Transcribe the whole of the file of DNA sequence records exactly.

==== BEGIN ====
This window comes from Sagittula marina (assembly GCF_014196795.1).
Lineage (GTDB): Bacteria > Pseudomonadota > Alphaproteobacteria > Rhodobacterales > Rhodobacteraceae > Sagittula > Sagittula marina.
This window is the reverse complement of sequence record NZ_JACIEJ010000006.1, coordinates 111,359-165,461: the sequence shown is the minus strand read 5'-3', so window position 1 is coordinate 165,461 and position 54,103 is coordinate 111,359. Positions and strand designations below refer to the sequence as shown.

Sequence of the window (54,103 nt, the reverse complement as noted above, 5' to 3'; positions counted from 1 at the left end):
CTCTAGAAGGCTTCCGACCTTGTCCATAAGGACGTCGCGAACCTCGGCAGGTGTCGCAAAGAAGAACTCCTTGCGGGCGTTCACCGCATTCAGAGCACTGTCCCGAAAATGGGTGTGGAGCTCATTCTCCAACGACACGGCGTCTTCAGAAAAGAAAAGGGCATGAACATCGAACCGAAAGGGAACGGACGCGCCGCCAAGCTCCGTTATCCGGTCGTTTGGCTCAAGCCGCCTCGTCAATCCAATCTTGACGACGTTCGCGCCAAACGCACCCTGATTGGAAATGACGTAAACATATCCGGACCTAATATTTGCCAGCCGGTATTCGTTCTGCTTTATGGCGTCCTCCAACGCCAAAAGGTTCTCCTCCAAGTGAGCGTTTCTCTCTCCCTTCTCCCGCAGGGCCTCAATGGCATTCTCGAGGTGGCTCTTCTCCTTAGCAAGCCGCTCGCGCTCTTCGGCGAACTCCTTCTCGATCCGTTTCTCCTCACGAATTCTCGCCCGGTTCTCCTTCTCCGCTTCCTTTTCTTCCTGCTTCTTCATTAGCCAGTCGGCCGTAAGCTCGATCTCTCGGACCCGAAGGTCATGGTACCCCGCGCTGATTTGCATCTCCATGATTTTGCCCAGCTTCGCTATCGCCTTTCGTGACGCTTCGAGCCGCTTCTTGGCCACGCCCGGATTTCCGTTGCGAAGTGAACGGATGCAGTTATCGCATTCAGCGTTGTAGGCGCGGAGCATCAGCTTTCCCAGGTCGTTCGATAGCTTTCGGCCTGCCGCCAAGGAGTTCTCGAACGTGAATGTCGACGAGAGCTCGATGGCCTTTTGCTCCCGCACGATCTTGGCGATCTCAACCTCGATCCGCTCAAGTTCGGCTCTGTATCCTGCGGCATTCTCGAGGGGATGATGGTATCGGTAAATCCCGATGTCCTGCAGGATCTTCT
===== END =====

This window comes from Sagittula marina (assembly GCF_014196795.1).
Lineage (GTDB): Bacteria > Pseudomonadota > Alphaproteobacteria > Rhodobacterales > Rhodobacteraceae > Sagittula > Sagittula marina.
This window is the reverse complement of sequence record NZ_JACIEJ010000006.1, coordinates 111,359-165,461: the sequence shown is the minus strand read 5'-3', so window position 1 is coordinate 165,461 and position 54,103 is coordinate 111,359. Positions and strand designations below refer to the sequence as shown.

Sequence of the window (54,103 nt, the reverse complement as noted above, 5' to 3'; positions counted from 1 at the left end):
CTCTAGAAGGCTTCCGACCTTGTCCATAAGGACGTCGCGAACCTCGGCAGGTGTCGCAAAGAAGAACTCCTTGCGGGCGTTCACCGCATTCAGAGCACTGTCCCGAAAATGGGTGTGGAGCTCATTCTCCAACGACACGGCGTCTTCAGAAAAGAAAAGGGCATGAACATCGAACCGAAAGGGAACGGACGCGCCGCCAAGCTCCGTTATCCGGTCGTTTGGCTCAAGCCGCCTCGTCAATCCAATCTTGACGACGTTCGCGCCAAACGCACCCTGATTGGAAATGACGTAAACATATCCGGACCTAATATTTGCCAGCCGGTATTCGTTCTGCTTTATGGCGTCCTCCAACGCCAAAAGGTTCTCCTCCAAGTGAGCGTTTCTCTCTCCCTTCTCCCGCAGGGCCTCAATGGCATTCTCGAGGTGGCTCTTCTCCTTAGCAAGCCGCTCGCGCTCTTCGGCGAACTCCTTCTCGATCCGTTTCTCCTCACGAATTCTCGCCCGGTTCTCCTTCTCCGCTTCCTTTTCTTCCTGCTTCTTCATTAGCCAGTCGGCCGTAAGCTCGATCTCTCGGACCCGAAGGTCATGGTACCCCGCGCTGATTTGCATCTCCATGATTTTGCCCAGCTTCGCTATCGCCTTTCGTGACGCTTCGAGCCGCTTCTTGGCCACGCCCGGATTTCCGTTGCGAAGTGAACGGATGCAGTTATCGCATTCAGCGTTGTAGGCGCGGAGCATCAGCTTTCCCAGGTCGTTCGATAGCTTTCGGCCTGCCGCCAAGGAGTTCTCGAACGTGAATGTCGACGAGAGCTCGATGGCCTTTTGCTCCCGCACGATCTTGGCGATCTCAACCTCGATCCGCTCAAGTTCGGCTCTGTATCCTGCGGCATTCTCGAGGGGATGATGGTATCGGTAAATCCCGATGTCCTGCAGGATCTTCT